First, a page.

We’ve been spending a good deal of time searching for mountain biking near my home town in Clatsop County while getting ready to settle in the Portland Area. Naturally we’ve been busy taking inventory of what we’ve found. There used to be quite a bit of riding as we detailed on a previous post, ‘The Search for Riding on the North Coast.” Unfortunately, its not the same scene it was before, but hopefully it is on its way to recovering, and being even better. Here is our first finding, the Gnat Creek Trail.
Gnat Creek Trail: short and sweet
The Gnat Creek Trail is a hidden jem located 18 miles east of Astoria, Oregon just off of Highway 30. We were surprised to find such a sweet ride hidden out here, especially after searching unsuccessfully on Google for trail rides in the area.
Like most trails on the Oregon coast, a minimal amount of travel is required to have maximum fun on the trail. I could have an equal amount of fun navigating it on a hardtail or rigid bike; however, we have been having the most fun on our light weight all mountain or long travel trail bikes, ’cause it’s true, we’re all about the descents baby! A simple out and back, the trail is approximately 3.7 miles in distance one way for a total of just under 8miles in length. It’s a quality 3.7 miles though- in fact, the only thing this trail requires to become a destination trail for riders in the Portland area is mileage. Double the distance (preferably triple) and this trail would be a must do on any mountain biker’s list. The trail offers quite a bit in the way of the experience we’re looking for, especially since we’re on bigger bikes that aren’t as easy to climb- so the descent has gotta be worth all the work.
When you arrive, you are greeted by a nice trail side kiosk announcing the trail head location. A sign at the start of the trail clearly states you’re welcome to ride, along with hikers. Yes! After spending a good deal of time in Marin, County, California, it is a relief to be somewhere that is sane regarding bicycle policy on single track trails. The first 1 1/4 miles of trail are so much better than we had previously imagined- a twisty path snaking its way through the woods, with just enough roots and logs to make things interesting. The trail is anything but boring, as you dip up and down through the woods.
It’s really good stuff, better than we expected it would be- a designed trail, unlike many of the trails I remember riding years ago, that were created by motorcycles and ATVs. After that first 1 1/4 of goodness, you reach the highway crossing. The trail changes personality abruptly here, and goes from an intermediate level trail to a green beginner trail. It’s strange until you round the next few turns and encounter the fish hatchery, when it makes sense. Fortunately, once you are past the parking lot, you hit the next trail head and are back on the trail. It again goes back to a basic harden beginner level tread once you hit the lower falls and a section of trail with interpretive nature signs. Hmm. This is straight out of the “How to build a trail booklet.” (nice) Fortunately, as the trail is not on the radar of the local populous, we rarely encountered that many other users on the trail. In fact, during 4 separate trail rides, we have only encountered one other mountain biker. Turns out he knows Ed Jones too. Go figure.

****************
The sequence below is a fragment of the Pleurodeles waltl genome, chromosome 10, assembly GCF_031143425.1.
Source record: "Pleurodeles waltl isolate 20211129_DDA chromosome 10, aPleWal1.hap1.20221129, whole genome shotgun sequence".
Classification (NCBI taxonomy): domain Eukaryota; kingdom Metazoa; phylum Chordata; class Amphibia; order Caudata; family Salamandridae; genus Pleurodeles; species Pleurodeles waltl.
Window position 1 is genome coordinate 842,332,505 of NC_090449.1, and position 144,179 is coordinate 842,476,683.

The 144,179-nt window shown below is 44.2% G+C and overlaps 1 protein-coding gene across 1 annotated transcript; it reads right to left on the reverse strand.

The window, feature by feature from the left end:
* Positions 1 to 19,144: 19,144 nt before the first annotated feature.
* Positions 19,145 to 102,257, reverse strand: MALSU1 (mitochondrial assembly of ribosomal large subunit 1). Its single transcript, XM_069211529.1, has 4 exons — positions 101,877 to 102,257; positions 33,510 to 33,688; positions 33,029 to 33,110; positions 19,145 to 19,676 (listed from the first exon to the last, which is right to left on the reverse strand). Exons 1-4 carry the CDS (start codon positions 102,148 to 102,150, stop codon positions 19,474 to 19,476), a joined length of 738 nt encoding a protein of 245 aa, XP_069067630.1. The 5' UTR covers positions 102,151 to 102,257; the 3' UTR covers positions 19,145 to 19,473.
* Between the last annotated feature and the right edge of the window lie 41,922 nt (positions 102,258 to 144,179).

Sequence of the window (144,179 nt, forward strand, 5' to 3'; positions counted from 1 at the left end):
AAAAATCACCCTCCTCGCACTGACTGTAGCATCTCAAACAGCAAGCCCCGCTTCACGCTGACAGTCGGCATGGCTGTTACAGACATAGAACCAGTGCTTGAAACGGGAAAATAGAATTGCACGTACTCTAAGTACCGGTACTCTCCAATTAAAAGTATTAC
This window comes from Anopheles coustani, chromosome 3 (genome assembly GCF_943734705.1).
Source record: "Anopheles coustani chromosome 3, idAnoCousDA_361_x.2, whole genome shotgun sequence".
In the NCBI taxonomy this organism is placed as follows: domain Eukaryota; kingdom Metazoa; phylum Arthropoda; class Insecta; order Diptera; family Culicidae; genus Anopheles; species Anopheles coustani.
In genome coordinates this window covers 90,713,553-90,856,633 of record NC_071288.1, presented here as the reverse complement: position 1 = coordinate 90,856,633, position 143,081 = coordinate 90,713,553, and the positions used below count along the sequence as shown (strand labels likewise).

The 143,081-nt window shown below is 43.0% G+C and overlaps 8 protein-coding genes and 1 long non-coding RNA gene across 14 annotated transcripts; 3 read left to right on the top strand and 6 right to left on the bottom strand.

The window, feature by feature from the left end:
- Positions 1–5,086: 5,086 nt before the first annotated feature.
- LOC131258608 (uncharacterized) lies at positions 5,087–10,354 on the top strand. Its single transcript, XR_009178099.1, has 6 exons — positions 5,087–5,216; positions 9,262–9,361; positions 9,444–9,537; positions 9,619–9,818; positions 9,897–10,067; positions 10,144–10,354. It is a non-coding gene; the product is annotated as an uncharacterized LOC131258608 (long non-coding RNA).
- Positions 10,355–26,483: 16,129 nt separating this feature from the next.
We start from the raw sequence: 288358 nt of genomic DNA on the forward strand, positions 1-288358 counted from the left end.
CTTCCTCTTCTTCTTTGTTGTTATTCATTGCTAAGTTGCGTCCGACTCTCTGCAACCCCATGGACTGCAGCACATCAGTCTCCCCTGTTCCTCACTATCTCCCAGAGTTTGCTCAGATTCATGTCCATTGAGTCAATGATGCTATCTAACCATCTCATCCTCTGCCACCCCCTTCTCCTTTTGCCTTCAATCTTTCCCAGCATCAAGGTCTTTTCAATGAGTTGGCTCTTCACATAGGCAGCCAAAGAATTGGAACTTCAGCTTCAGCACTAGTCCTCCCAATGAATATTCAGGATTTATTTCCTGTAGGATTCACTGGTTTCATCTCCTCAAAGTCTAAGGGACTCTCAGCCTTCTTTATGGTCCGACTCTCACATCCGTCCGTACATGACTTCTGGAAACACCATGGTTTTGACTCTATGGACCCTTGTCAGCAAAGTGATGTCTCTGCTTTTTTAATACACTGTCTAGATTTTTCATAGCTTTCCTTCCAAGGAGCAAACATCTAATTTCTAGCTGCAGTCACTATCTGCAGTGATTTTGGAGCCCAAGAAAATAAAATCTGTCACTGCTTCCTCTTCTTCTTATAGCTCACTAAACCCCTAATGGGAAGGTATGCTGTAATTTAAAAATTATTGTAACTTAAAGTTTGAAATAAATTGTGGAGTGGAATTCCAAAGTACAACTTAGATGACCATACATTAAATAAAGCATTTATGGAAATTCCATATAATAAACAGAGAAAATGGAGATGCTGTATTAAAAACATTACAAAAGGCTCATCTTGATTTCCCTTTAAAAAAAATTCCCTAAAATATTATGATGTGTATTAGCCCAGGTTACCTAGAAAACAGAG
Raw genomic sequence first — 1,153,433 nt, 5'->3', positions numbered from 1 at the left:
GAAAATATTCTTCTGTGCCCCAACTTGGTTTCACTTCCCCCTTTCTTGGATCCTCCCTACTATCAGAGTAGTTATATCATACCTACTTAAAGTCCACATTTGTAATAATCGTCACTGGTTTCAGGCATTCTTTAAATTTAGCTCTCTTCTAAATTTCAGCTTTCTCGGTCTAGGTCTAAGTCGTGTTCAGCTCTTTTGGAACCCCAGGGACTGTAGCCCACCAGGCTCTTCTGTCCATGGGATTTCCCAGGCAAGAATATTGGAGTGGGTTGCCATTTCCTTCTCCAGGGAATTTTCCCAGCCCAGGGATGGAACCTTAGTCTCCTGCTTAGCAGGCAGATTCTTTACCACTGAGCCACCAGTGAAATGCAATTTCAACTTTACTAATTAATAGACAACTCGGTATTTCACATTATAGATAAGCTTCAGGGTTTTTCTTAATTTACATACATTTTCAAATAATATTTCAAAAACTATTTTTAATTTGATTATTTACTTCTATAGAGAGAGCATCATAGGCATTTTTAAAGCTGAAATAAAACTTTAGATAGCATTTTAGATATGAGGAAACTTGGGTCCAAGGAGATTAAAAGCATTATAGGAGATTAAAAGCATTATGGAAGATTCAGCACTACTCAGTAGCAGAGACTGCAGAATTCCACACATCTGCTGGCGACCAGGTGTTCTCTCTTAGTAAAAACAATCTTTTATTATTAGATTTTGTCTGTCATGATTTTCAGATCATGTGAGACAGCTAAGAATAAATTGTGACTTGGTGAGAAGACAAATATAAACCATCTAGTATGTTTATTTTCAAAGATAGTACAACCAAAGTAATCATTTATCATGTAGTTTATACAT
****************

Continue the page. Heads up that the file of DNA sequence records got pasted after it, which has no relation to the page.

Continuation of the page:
Once the trail crosses the access road, you’re back in the game, and the trail gets “real” again. For here on, you are mostly working your way up, with various sections of down. Again, we’re impressed by the quality level of the trail- rolling grade dips are incorporated into the trail, as well a numerous grade reversals for drainage. All good stuff. At the end of the trail, it has a brief lollipop section where you loop around before heading back down. There is also a nice spot to sit and appreciate nature while you suck on a gel)
The descent down is all the same stuff you came up, but definitely more fun, because you earned it.
We’re glad to see some of that stimulus money looks to be going to our local parks. Not only is a trail head kiosk with signage, as well as some well maintained bridges, but in addition, the trail corridor is well cleared and appears to be maintained regularly.
Technical level: blue square/ intermediate
Distance: just under 8 miles; out and back
How to find the trail head: look for the sign labeled “Gnat Creek Camping Area” just west of the Gnat Creek Fish Hatchery. Coming from town, (Astoria) it will be a gravel road on your left. If you come up to the Fish Hatchery (on your right) you missed it.
Managed by ODF. Click here for more information plus camping info.
If you don’t have an adjustable height seat post, you will wish you did- we constantly were raising and lowering ours. I know someone else that wishes he had an adjustable height seatpost. (that means you Ed Jones!) There are just enough stairs and even a few solid technical sections, and rocky armored stream crossings.
We also recommend the Northrup Creek Trail.